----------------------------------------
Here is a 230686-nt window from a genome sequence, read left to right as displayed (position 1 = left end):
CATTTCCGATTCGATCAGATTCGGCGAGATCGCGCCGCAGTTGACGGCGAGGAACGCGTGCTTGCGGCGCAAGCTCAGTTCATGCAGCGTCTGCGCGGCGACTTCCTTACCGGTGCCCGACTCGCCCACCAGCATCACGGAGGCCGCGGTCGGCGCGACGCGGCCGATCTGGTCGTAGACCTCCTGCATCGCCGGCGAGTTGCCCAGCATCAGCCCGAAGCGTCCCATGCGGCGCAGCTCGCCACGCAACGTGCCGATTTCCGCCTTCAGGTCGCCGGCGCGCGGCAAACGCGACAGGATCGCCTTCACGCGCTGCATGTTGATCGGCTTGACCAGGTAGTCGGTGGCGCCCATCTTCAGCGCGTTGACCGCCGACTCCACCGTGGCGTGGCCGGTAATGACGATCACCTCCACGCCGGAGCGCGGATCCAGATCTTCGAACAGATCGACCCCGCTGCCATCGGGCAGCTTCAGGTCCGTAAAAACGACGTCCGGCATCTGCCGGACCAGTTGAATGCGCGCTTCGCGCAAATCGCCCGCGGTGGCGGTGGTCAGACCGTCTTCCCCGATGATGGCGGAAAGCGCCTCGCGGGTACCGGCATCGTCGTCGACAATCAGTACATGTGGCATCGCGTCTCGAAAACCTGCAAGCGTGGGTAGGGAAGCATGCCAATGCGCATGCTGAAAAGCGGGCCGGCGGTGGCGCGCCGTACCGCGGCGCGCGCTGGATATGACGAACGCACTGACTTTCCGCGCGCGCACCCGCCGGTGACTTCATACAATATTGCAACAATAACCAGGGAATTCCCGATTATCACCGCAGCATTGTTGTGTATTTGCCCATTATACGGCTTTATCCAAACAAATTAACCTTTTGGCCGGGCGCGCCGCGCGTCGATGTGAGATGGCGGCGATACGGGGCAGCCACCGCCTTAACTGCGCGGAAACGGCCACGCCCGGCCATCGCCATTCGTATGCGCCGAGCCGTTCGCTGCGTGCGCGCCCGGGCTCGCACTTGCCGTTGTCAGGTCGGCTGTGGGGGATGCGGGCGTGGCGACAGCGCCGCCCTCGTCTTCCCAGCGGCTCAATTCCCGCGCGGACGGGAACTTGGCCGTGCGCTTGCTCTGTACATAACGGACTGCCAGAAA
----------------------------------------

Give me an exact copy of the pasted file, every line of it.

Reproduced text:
Here is a 230686-nt window from a genome sequence, read left to right as displayed (position 1 = left end):
CATTTCCGATTCGATCAGATTCGGCGAGATCGCGCCGCAGTTGACGGCGAGGAACGCGTGCTTGCGGCGCAAGCTCAGTTCATGCAGCGTCTGCGCGGCGACTTCCTTACCGGTGCCCGACTCGCCCACCAGCATCACGGAGGCCGCGGTCGGCGCGACGCGGCCGATCTGGTCGTAGACCTCCTGCATCGCCGGCGAGTTGCCCAGCATCAGCCCGAAGCGTCCCATGCGGCGCAGCTCGCCACGCAACGTGCCGATTTCCGCCTTCAGGTCGCCGGCGCGCGGCAAACGCGACAGGATCGCCTTCACGCGCTGCATGTTGATCGGCTTGACCAGGTAGTCGGTGGCGCCCATCTTCAGCGCGTTGACCGCCGACTCCACCGTGGCGTGGCCGGTAATGACGATCACCTCCACGCCGGAGCGCGGATCCAGATCTTCGAACAGATCGACCCCGCTGCCATCGGGCAGCTTCAGGTCCGTAAAAACGACGTCCGGCATCTGCCGGACCAGTTGAATGCGCGCTTCGCGCAAATCGCCCGCGGTGGCGGTGGTCAGACCGTCTTCCCCGATGATGGCGGAAAGCGCCTCGCGGGTACCGGCATCGTCGTCGACAATCAGTACATGTGGCATCGCGTCTCGAAAACCTGCAAGCGTGGGTAGGGAAGCATGCCAATGCGCATGCTGAAAAGCGGGCCGGCGGTGGCGCGCCGTACCGCGGCGCGCGCTGGATATGACGAACGCACTGACTTTCCGCGCGCGCACCCGCCGGTGACTTCATACAATATTGCAACAATAACCAGGGAATTCCCGATTATCACCGCAGCATTGTTGTGTATTTGCCCATTATACGGCTTTATCCAAACAAATTAACCTTTTGGCCGGGCGCGCCGCGCGTCGATGTGAGATGGCGGCGATACGGGGCAGCCACCGCCTTAACTGCGCGGAAACGGCCACGCCCGGCCATCGCCATTCGTATGCGCCGAGCCGTTCGCTGCGTGCGCGCCCGGGCTCGCACTTGCCGTTGTCAGGTCGGCTGTGGGGGATGCGGGCGTGGCGACAGCGCCGCCCTCGTCTTCCCAGCGGCTCAATTCCCGCGCGGACGGGAACTTGGCCGTGCGCTTGCTCTGTACATAACGGACTGCCAGAAA